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St Stephen’s adds gender parity to students’ union

The bill to make the change was first unanimously approved in a meeting of the college union cabinet and the students’ council in the first week of September.

St Stephen’s adds gender parity to students’ union St Stephen’s college campus. (File Photo)

In 1951, when the constitution for the students’ union of St Stephen’s College was drafted, it was an all-boys college. In the constitution, therefore, the pronoun ‘he’ was written to refer to the president of the union. The same continued till date, despite the college turning co-ed in 1975.

Now, 68 years later, in a small yet significant bid to ensure gender parity, the current union of the college has decided to replace ‘he’ with ‘the president’. Ramon Mohora, the Students’ Union Society (SUS) president said the move was taken “to make future unions more accessible and non-discriminatory”.

The bill to make the change was first unanimously approved in a meeting of the college union cabinet and the students’ council in the first week of September. A general body meeting of students was called last Friday, which also passed the same. The principal now has to give final approval.
Mohora said the decision was taken to “celebrate and recognise gender diversity among people, and to also move in the direction of reform and equality in college life for people belonging to different genders”.

“This was long overdue. Our college began as an all-male college and women were admitted only later. But even after that, no one really took into account the changes that needed to be made in the constitution. As a result, there was a lack of participation from women in the students’ union. In our long history, we’ve only had two women presidents,” he said.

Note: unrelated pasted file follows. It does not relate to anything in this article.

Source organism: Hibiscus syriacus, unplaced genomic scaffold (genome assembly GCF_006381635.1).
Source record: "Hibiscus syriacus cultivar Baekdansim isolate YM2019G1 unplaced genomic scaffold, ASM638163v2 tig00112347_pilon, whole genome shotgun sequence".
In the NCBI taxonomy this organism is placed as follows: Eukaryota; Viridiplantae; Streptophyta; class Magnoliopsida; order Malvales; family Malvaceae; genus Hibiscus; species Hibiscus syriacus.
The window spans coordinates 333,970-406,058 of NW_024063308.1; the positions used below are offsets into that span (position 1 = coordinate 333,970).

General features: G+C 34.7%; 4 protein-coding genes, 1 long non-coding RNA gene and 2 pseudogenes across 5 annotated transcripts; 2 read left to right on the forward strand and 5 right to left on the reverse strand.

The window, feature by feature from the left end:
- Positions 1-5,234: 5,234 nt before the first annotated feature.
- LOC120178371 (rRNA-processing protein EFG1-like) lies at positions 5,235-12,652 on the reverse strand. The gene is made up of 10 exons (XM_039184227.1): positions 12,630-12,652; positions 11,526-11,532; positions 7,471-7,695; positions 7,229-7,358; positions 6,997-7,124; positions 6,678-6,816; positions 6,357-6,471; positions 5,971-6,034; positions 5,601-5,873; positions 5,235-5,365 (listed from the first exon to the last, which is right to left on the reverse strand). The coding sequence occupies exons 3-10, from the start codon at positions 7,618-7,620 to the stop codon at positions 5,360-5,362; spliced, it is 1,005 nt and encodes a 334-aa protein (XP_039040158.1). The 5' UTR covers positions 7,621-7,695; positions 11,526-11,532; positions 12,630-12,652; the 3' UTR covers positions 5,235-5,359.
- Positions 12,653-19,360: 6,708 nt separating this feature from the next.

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Mohora said the “brainchild” behind the move was last year’s students’ union president but it could not be done in his tenure for various reasons. “Our union strives for inclusivity and, therefore, we thought we should amend the constitution and remove the ‘he’ pronoun. We thought it would be symbolic,” he said.

Mohora said other steps were also being taken to ensure gender equality. Of the 15 member-cabinet that he has picked, he has ensured that seven are women: “This was a conscious decision. Earlier, the ratio used to be much more skewed. We also want to learn more about how systems work in other colleges, and take good points from them.”

Mohora said the union was also trying to make it “as inclusive and representative as possible” by starting action committees at the ground level, “wherein students who are not elected can also help the union in preparing reports and understanding students’ problems”.

First published on: 22-10-2019 at 02:15:35 am
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